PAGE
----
Stratum 2. The construction at the site continued in this stratum and the settlement reached the peak of its prosperity. Four new structures were built over the buildings in the northern part of the site; the new construction maintained the general alignment of the previous buildings (Fig. 5). The westernmost building was destroyed by fire and c. 30 complete bag-shaped store jars were found on the floors of two of its southern rooms, which apparently served as storerooms. A silo (Fig. 6) was incorporated in the outer wall of a building that extended some 5 m south of the large building. Two other silos in the central part of the site were probably connected to another building whose walls were barely preserved (Fig. 3). The remains of the winepress, which may also have been used in this stratum, were exposed next to this building. It seems that the large building in the southern part of the site continued to exist in this stratum; however, numerous changes were made to it (see Fig. 4), primarily the construction of partition walls in the two courtyards that were now divided into smaller spaces. Remains of a round installation (diam. c. 1 m) that contained a large amount of ash were exposed in the southwestern room; bronze balance scales and a lead weight were found nearby. Other installations, whose functions are unclear, were discovered in two other rooms of the building. The numerous finds that overlaid the floors of the buildings dated the stratum to the end of the Byzantine period (sixth–seventh centuries CE). It seems that the settlement was abandoned at the end of the seventh century CE.
Stratum 1. At least two buildings were exposed, one in the northwestern part of the site and the other in the southern part, as well as a large number of refuse pits. The southern building was founded atop the northeastern part of the large building from Strata 3 and 2. The building remains, which were poorly preserved due to their close proximity to surface and hence, impossible to date, consisted only of segments of wall foundations. However, the multitude of ceramic artifacts discovered in the refuse pits seems to indicate that the settlement at the site was renewed at the end of the Abbasid–beginning of the Fatimid periods (eighth century CE) and apparently continued to exist until the beginning of the Mamluk period (thirteenth century CE).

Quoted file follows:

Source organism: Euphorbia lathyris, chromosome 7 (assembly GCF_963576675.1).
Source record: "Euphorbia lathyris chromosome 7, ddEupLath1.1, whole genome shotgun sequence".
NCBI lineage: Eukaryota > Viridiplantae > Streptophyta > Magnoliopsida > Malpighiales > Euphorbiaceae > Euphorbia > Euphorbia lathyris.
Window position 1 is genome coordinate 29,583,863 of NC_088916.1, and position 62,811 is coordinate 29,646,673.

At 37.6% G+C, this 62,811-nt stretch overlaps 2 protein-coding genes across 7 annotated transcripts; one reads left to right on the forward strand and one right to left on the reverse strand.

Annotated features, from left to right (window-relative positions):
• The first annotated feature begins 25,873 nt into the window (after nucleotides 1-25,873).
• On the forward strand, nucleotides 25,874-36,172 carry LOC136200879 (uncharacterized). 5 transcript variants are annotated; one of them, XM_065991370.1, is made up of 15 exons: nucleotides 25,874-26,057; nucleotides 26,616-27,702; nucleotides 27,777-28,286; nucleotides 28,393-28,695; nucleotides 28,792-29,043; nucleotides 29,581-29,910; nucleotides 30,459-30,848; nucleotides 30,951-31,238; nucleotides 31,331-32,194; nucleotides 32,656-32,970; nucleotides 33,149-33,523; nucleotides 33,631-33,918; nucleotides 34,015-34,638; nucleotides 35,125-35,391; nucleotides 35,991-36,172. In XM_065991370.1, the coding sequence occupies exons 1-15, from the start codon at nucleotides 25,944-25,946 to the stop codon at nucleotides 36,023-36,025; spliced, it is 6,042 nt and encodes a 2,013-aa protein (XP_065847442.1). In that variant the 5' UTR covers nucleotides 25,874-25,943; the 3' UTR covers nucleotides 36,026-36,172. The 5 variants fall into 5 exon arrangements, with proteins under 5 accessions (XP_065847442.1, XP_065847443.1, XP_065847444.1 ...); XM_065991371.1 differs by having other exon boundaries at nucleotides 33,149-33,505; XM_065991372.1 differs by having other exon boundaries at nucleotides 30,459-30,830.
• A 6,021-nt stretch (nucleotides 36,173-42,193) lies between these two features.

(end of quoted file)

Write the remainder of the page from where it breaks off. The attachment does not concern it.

The history of the settlement can be reconstructed in light of the excavation finds and the information gained from surveys and former excavations at the site and its surroundings over the years. The settlement began as an industrial area, which apparently belonged to Khirbat Lasan – a large settlement, c. 1 km southeast of the site, which was occupied from the Roman until the Mamluk periods. It seems that during the Byzantine period the ceramic industry became an important factor in the regional economy, with the establishment of numerous manufacturing centers, like the one discovered at the site and those in the region of Mefalsim, c. 4 km to the west (ESI 13:106–107). At this period, the site became a large village whose economy was based on agriculture and ceramic production. With the introduction of Islam in the seventh century CE, and probably as a result of this, the settlement was abandoned. By the Late Abbasid–beginning of the Fatimid periods, the settlement was renewed for a fairly long period, but on a very limited scale.